Typical alignment of PKD1 NGS data and gene variation calls. (a) A two-base deletion (c.9685-9686delAG) resulting in a downstream truncation in the protein. (b) A synonymous (c.9195G>C; p.V3065V) variant. Minus strand is called. Colored boxes above each variant indicate the ratios of the two bases at the variant position. Sequence shown in Integrative Genomics Viewer (IGV), Broad Institute, Cambridge, MA

Large DNA rearrangements also play a role in ADPKD causation, but their detection is complicated by the presence of the PKD1 pseudogenes [53]. Field inversion gel electrophoresis followed by Southern blot analysis traditionally has been used to identify large deletions in PKD1. Recently, a multiplex ligation dependent probe assay (MLPA) was developed for detecting large genomic rearrangements in the PKD genes [54]. In this assay, a set of probes were designed to target PKD1, PKD2, and PKD1TSC2, covering a total of 320 kb genomic region including flanking regions. The amplified products are analyzed using the Luminex FlexMAP technology in a single assay. Using this method, Consugar et al. identified large deletions in 31 % of the previously mutation-negative cases, accounting for approximately 4 % of all patients in a prospectively studied cohort of patients with ADPKD [54]. This method has been recently commercialized by MRC-Holland (MRC-Holland, Amsterdam, The Netherlands) and is available as a clinical test. An example of MLPA analysis results is shown in Fig. 19.5.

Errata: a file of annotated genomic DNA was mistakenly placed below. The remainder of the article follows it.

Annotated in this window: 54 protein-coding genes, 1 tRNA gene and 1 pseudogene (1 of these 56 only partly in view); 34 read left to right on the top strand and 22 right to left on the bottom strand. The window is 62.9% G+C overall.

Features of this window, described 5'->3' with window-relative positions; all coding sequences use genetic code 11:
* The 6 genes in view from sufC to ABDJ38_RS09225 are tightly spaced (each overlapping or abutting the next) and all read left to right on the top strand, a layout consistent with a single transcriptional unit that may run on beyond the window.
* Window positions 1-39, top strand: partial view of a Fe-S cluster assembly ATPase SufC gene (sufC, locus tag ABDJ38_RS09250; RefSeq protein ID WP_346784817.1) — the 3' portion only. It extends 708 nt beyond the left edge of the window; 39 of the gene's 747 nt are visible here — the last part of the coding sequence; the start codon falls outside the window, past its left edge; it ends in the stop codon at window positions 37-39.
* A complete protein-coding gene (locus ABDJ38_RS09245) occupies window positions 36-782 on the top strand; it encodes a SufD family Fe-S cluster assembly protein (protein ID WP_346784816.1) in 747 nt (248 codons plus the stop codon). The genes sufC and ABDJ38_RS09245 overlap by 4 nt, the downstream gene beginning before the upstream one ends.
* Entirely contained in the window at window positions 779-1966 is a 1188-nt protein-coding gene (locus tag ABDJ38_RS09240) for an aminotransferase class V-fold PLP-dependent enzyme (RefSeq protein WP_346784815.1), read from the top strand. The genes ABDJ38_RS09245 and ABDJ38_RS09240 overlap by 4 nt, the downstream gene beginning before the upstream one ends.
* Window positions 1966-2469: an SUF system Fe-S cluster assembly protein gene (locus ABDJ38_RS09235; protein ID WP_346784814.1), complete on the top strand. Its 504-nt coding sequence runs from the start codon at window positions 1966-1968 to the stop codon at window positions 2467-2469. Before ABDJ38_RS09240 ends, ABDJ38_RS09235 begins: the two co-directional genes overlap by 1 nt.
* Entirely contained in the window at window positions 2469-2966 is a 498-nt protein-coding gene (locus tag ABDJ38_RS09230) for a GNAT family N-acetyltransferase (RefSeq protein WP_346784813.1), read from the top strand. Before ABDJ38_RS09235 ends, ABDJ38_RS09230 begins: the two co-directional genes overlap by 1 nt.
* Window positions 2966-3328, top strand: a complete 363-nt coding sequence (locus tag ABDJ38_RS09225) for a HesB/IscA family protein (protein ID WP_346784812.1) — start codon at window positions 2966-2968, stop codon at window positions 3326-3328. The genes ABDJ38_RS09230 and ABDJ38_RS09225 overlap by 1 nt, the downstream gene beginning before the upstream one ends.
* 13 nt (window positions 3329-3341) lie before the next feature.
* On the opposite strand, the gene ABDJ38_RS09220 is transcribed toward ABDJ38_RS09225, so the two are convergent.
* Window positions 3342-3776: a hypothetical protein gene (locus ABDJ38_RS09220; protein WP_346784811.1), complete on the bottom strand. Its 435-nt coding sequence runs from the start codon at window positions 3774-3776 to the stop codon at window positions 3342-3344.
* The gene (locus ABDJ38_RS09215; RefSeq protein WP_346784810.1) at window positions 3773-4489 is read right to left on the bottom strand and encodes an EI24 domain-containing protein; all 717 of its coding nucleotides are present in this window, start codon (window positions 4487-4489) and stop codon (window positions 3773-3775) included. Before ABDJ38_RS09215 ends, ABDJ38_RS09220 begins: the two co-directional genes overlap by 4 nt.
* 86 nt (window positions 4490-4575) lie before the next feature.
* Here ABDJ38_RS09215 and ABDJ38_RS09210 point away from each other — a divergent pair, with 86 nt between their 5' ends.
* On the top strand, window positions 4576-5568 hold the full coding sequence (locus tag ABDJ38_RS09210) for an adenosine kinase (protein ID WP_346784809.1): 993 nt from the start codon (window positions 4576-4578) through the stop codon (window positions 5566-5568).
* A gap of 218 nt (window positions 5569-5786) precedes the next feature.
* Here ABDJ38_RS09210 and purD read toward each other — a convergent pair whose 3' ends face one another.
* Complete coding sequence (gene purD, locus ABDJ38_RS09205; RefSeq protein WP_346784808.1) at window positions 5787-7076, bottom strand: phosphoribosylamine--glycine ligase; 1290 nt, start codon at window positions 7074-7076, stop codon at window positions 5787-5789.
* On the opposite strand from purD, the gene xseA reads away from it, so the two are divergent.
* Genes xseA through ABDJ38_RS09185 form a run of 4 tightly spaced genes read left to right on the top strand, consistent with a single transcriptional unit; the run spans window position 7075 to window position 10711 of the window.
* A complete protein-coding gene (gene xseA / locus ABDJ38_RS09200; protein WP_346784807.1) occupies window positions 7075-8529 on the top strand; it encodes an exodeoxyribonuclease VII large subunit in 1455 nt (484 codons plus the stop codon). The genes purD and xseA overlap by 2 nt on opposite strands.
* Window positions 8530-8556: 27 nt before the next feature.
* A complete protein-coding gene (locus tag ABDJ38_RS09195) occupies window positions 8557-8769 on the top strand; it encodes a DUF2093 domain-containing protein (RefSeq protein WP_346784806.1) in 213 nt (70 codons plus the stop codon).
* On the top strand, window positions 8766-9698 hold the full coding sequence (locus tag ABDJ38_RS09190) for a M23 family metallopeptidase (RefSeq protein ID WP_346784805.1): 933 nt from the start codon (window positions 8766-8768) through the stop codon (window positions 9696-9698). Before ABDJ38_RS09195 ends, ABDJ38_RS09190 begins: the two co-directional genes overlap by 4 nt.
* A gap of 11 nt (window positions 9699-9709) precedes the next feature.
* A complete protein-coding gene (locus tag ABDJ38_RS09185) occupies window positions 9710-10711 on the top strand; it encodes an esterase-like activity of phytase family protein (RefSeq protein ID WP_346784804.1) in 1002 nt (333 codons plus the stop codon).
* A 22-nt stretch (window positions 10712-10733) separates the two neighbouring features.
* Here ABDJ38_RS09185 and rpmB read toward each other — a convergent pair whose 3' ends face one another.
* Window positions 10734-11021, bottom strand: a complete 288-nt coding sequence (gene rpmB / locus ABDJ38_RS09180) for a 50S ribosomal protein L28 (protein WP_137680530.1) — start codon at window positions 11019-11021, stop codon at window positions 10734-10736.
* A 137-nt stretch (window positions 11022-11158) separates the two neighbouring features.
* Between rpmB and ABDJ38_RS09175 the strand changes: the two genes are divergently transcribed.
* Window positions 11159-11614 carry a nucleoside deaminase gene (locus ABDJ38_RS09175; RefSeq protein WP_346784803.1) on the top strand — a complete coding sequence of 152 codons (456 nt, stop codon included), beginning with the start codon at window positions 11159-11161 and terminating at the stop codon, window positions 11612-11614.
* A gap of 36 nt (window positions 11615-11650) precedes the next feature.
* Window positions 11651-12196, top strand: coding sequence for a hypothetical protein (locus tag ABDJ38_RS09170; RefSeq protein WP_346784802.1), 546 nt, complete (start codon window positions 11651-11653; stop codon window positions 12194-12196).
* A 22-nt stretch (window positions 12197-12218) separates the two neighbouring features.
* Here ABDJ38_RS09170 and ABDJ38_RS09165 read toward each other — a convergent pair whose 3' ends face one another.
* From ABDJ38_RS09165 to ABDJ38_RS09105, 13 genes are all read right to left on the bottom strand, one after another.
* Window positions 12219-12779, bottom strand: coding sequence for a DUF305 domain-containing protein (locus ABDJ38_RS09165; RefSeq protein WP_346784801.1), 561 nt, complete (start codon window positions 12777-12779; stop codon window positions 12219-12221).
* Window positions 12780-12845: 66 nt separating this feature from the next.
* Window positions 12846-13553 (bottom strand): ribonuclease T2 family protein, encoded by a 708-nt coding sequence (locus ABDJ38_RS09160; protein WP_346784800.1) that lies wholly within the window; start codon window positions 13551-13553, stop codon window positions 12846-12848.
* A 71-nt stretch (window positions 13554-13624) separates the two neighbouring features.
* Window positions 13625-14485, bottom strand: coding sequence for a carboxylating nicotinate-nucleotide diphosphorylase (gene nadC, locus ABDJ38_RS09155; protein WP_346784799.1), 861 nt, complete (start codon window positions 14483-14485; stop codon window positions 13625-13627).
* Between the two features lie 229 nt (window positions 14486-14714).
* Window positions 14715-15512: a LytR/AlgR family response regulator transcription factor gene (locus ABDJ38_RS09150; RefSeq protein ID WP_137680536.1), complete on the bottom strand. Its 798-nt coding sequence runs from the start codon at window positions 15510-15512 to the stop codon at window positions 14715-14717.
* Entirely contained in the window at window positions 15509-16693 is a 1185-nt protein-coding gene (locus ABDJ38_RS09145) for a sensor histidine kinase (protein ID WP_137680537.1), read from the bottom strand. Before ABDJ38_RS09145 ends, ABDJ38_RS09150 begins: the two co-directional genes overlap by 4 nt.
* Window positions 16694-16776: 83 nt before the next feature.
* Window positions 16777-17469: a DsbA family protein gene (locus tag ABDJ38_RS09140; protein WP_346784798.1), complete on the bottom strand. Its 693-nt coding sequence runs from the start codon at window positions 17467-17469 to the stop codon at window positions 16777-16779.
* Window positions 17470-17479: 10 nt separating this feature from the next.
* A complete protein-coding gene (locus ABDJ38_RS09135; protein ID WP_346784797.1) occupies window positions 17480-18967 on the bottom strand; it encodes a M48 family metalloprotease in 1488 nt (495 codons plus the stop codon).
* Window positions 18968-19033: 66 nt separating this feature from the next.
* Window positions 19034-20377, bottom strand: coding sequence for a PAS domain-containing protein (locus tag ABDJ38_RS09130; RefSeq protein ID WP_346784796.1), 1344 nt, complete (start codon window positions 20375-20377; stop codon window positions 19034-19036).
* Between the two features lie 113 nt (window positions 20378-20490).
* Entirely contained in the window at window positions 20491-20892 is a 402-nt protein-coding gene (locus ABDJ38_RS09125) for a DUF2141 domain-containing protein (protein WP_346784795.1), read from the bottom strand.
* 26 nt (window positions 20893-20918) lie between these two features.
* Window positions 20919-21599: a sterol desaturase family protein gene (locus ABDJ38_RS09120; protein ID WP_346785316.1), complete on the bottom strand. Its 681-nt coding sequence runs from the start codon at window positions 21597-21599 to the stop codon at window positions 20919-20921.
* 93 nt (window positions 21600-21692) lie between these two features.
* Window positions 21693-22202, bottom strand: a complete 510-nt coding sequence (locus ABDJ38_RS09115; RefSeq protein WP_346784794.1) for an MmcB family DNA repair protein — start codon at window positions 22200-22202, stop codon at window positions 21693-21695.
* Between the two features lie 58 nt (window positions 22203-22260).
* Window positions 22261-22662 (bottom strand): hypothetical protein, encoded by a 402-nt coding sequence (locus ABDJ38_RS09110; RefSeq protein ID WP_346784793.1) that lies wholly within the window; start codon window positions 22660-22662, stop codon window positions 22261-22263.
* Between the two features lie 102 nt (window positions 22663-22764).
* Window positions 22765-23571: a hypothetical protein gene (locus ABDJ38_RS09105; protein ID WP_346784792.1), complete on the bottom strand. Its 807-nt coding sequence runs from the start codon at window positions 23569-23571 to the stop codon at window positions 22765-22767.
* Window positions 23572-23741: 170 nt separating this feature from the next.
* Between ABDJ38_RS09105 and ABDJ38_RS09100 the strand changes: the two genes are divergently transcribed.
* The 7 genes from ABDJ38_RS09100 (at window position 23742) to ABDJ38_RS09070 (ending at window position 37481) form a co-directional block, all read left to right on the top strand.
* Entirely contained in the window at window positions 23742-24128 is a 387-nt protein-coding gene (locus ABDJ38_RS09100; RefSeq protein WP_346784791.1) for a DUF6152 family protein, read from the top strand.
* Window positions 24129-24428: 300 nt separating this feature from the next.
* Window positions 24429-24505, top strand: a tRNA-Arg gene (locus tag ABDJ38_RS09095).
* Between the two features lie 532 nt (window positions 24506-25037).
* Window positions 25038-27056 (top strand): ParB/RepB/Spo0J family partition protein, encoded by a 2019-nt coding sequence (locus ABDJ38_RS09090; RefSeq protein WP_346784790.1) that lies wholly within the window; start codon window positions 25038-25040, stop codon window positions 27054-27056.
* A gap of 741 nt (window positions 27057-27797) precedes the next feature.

Figure 19.5